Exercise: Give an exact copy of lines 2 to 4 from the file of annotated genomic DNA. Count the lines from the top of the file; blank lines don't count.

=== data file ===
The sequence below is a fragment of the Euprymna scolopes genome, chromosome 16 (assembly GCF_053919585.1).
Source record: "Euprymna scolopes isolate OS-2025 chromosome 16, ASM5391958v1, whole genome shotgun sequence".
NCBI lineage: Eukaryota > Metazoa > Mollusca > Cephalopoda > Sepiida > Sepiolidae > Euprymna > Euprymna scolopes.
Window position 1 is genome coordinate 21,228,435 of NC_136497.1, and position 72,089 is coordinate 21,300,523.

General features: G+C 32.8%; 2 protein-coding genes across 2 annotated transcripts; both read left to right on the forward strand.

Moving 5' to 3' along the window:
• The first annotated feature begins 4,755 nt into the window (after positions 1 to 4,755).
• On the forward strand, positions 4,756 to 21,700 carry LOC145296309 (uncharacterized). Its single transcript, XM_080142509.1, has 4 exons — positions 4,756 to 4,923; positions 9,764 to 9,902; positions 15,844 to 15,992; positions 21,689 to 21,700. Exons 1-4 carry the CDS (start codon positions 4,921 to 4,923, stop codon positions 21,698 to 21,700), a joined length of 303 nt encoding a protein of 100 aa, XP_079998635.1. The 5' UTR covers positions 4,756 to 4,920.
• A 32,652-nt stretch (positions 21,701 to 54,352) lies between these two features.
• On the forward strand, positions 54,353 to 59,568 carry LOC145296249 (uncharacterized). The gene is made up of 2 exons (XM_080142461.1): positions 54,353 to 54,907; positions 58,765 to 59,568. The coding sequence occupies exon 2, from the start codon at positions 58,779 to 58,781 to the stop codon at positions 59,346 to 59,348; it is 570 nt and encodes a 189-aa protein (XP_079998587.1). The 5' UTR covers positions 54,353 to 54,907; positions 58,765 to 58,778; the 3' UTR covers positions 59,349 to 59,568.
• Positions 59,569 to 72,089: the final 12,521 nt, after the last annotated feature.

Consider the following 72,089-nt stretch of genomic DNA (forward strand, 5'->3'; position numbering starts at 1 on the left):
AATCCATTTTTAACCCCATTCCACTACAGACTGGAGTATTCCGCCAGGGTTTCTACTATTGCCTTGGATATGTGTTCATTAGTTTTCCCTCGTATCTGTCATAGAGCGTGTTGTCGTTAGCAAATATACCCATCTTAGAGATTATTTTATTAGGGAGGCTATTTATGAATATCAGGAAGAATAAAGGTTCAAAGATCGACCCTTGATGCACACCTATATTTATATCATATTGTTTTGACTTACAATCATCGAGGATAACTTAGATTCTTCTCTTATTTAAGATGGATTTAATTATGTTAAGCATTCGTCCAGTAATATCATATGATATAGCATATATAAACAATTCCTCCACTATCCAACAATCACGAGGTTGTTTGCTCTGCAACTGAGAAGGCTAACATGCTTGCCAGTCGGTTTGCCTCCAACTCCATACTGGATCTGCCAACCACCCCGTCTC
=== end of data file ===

Source record: "Euprymna scolopes isolate OS-2025 chromosome 16, ASM5391958v1, whole genome shotgun sequence".
NCBI lineage: Eukaryota > Metazoa > Mollusca > Cephalopoda > Sepiida > Sepiolidae > Euprymna > Euprymna scolopes.
Window position 1 is genome coordinate 21,228,435 of NC_136497.1, and position 72,089 is coordinate 21,300,523.